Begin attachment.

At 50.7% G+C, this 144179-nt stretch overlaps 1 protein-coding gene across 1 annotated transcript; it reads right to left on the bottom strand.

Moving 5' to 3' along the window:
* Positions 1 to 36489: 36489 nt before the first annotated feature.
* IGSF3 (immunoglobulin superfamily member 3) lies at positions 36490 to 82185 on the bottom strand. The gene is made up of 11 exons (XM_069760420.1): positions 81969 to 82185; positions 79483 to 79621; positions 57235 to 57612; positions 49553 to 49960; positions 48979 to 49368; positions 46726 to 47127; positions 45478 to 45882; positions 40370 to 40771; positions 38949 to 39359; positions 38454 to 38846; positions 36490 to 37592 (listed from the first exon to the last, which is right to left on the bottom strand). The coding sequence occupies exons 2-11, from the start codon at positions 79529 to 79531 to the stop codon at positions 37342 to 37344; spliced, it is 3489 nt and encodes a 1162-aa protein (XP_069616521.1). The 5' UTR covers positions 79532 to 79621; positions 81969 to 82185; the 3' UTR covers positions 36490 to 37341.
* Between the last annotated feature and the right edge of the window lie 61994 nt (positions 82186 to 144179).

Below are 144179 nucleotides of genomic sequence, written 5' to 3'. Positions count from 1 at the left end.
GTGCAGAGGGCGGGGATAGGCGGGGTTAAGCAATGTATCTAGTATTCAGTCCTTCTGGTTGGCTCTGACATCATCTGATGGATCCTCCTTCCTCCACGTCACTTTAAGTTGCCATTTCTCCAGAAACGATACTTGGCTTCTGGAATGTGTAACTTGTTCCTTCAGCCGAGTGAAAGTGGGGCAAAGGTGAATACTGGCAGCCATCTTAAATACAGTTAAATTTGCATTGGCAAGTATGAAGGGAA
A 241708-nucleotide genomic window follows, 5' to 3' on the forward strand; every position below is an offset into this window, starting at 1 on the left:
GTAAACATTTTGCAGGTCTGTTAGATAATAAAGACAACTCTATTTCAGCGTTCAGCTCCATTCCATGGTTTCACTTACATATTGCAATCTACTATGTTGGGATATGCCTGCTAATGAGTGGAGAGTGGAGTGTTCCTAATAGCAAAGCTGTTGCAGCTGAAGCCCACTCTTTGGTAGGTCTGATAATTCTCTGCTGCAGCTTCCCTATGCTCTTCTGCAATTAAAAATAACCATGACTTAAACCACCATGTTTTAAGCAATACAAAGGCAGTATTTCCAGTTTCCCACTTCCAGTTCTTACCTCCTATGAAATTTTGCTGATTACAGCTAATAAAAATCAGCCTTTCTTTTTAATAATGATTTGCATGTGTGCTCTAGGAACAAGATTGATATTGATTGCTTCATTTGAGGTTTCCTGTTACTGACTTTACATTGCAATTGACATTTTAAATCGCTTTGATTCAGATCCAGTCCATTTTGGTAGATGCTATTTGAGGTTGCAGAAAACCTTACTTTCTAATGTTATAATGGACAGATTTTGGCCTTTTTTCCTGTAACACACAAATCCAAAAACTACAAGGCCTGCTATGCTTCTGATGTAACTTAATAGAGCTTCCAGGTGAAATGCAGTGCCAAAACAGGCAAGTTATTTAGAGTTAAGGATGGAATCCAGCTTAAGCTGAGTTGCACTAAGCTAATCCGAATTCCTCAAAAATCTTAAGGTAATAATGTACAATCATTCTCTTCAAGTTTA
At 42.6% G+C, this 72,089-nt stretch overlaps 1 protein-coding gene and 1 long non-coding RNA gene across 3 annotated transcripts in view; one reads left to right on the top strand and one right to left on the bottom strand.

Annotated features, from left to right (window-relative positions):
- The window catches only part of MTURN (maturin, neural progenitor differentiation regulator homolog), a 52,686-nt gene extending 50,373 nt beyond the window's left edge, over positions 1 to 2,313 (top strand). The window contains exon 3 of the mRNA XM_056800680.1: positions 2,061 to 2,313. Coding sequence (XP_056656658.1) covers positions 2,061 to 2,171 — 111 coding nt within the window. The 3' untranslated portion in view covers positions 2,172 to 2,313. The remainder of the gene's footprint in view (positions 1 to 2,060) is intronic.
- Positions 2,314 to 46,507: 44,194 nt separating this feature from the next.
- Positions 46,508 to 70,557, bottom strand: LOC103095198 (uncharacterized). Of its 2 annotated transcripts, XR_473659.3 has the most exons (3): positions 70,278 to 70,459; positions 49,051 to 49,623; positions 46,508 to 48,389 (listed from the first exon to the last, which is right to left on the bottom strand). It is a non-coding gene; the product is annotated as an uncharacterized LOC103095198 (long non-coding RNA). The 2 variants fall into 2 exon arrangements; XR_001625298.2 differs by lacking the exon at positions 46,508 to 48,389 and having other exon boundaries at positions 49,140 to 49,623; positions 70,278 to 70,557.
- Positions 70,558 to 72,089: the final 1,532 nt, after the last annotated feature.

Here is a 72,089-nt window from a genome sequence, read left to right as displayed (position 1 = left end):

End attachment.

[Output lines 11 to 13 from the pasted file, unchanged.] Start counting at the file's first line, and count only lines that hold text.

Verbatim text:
Annotated features, from left to right (window-relative positions):
- The window catches only part of MTURN (maturin, neural progenitor differentiation regulator homolog), a 52,686-nt gene extending 50,373 nt beyond the window's left edge, over positions 1 to 2,313 (top strand). The window contains exon 3 of the mRNA XM_056800680.1: positions 2,061 to 2,313. Coding sequence (XP_056656658.1) covers positions 2,061 to 2,171 — 111 coding nt within the window. The 3' untranslated portion in view covers positions 2,172 to 2,313. The remainder of the gene's footprint in view (positions 1 to 2,060) is intronic.
- Positions 2,314 to 46,507: 44,194 nt separating this feature from the next.